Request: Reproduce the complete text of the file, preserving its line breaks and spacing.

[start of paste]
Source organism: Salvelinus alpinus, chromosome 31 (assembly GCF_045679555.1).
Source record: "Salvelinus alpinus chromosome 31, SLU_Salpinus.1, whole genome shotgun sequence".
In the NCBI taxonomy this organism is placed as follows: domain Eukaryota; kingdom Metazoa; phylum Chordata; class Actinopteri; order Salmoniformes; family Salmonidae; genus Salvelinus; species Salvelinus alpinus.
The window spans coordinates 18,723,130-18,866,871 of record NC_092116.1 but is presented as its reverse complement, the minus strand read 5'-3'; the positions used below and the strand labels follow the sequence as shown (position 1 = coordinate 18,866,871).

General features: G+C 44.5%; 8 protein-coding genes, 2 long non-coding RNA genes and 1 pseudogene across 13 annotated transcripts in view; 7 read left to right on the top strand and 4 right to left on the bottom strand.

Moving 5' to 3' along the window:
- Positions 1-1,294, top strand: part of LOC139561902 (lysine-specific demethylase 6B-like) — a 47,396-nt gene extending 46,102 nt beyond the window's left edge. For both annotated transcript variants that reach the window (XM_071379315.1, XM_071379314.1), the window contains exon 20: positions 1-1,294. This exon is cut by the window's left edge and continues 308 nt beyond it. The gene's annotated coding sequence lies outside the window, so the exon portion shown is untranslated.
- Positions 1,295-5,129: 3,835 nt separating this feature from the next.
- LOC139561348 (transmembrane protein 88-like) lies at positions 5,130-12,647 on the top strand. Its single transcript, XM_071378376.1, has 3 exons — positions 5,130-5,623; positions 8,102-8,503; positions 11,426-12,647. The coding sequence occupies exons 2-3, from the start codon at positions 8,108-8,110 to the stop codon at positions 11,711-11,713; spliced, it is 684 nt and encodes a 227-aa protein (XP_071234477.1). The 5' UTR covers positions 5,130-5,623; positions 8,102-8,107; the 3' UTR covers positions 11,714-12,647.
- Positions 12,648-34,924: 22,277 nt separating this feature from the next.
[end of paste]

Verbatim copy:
Source organism: Salvelinus alpinus, chromosome 31 (assembly GCF_045679555.1).
Source record: "Salvelinus alpinus chromosome 31, SLU_Salpinus.1, whole genome shotgun sequence".
In the NCBI taxonomy this organism is placed as follows: domain Eukaryota; kingdom Metazoa; phylum Chordata; class Actinopteri; order Salmoniformes; family Salmonidae; genus Salvelinus; species Salvelinus alpinus.
The window spans coordinates 18,723,130-18,866,871 of record NC_092116.1 but is presented as its reverse complement, the minus strand read 5'-3'; the positions used below and the strand labels follow the sequence as shown (position 1 = coordinate 18,866,871).

General features: G+C 44.5%; 8 protein-coding genes, 2 long non-coding RNA genes and 1 pseudogene across 13 annotated transcripts in view; 7 read left to right on the top strand and 4 right to left on the bottom strand.

Moving 5' to 3' along the window:
- Positions 1-1,294, top strand: part of LOC139561902 (lysine-specific demethylase 6B-like) — a 47,396-nt gene extending 46,102 nt beyond the window's left edge. For both annotated transcript variants that reach the window (XM_071379315.1, XM_071379314.1), the window contains exon 20: positions 1-1,294. This exon is cut by the window's left edge and continues 308 nt beyond it. The gene's annotated coding sequence lies outside the window, so the exon portion shown is untranslated.
- Positions 1,295-5,129: 3,835 nt separating this feature from the next.
- LOC139561348 (transmembrane protein 88-like) lies at positions 5,130-12,647 on the top strand. Its single transcript, XM_071378376.1, has 3 exons — positions 5,130-5,623; positions 8,102-8,503; positions 11,426-12,647. The coding sequence occupies exons 2-3, from the start codon at positions 8,108-8,110 to the stop codon at positions 11,711-11,713; spliced, it is 684 nt and encodes a 227-aa protein (XP_071234477.1). The 5' UTR covers positions 5,130-5,623; positions 8,102-8,107; the 3' UTR covers positions 11,714-12,647.
- Positions 12,648-34,924: 22,277 nt separating this feature from the next.